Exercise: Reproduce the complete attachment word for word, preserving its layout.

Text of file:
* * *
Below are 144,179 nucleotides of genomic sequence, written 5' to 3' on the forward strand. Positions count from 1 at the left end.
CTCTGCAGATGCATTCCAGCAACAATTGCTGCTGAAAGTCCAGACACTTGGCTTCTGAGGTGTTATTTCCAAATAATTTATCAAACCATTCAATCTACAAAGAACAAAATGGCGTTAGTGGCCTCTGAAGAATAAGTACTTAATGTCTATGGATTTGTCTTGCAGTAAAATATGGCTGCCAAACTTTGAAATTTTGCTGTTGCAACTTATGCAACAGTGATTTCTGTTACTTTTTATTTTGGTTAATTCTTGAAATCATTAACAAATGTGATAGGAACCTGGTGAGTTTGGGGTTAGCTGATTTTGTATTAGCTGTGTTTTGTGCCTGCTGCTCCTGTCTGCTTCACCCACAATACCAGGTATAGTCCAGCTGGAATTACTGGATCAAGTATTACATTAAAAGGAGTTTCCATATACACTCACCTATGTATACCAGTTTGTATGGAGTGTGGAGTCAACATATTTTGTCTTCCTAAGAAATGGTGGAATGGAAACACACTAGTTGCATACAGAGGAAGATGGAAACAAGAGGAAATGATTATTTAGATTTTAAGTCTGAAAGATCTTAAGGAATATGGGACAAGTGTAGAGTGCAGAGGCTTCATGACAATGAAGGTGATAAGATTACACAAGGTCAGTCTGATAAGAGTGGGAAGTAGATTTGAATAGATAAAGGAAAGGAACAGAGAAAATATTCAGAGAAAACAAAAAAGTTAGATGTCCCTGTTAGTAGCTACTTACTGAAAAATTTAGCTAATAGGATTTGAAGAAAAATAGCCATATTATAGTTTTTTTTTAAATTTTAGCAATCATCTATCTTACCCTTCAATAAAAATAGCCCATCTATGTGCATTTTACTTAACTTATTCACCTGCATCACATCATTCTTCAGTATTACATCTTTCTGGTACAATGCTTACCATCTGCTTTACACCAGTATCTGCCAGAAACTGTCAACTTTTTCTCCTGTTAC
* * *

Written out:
Below are 144,179 nucleotides of genomic sequence, written 5' to 3' on the forward strand. Positions count from 1 at the left end.
CTCTGCAGATGCATTCCAGCAACAATTGCTGCTGAAAGTCCAGACACTTGGCTTCTGAGGTGTTATTTCCAAATAATTTATCAAACCATTCAATCTACAAAGAACAAAATGGCGTTAGTGGCCTCTGAAGAATAAGTACTTAATGTCTATGGATTTGTCTTGCAGTAAAATATGGCTGCCAAACTTTGAAATTTTGCTGTTGCAACTTATGCAACAGTGATTTCTGTTACTTTTTATTTTGGTTAATTCTTGAAATCATTAACAAATGTGATAGGAACCTGGTGAGTTTGGGGTTAGCTGATTTTGTATTAGCTGTGTTTTGTGCCTGCTGCTCCTGTCTGCTTCACCCACAATACCAGGTATAGTCCAGCTGGAATTACTGGATCAAGTATTACATTAAAAGGAGTTTCCATATACACTCACCTATGTATACCAGTTTGTATGGAGTGTGGAGTCAACATATTTTGTCTTCCTAAGAAATGGTGGAATGGAAACACACTAGTTGCATACAGAGGAAGATGGAAACAAGAGGAAATGATTATTTAGATTTTAAGTCTGAAAGATCTTAAGGAATATGGGACAAGTGTAGAGTGCAGAGGCTTCATGACAATGAAGGTGATAAGATTACACAAGGTCAGTCTGATAAGAGTGGGAAGTAGATTTGAATAGATAAAGGAAAGGAACAGAGAAAATATTCAGAGAAAACAAAAAAGTTAGATGTCCCTGTTAGTAGCTACTTACTGAAAAATTTAGCTAATAGGATTTGAAGAAAAATAGCCATATTATAGTTTTTTTTTAAATTTTAGCAATCATCTATCTTACCCTTCAATAAAAATAGCCCATCTATGTGCATTTTACTTAACTTATTCACCTGCATCACATCATTCTTCAGTATTACATCTTTCTGGTACAATGCTTACCATCTGCTTTACACCAGTATCTGCCAGAAACTGTCAACTTTTTCTCCTGTTAC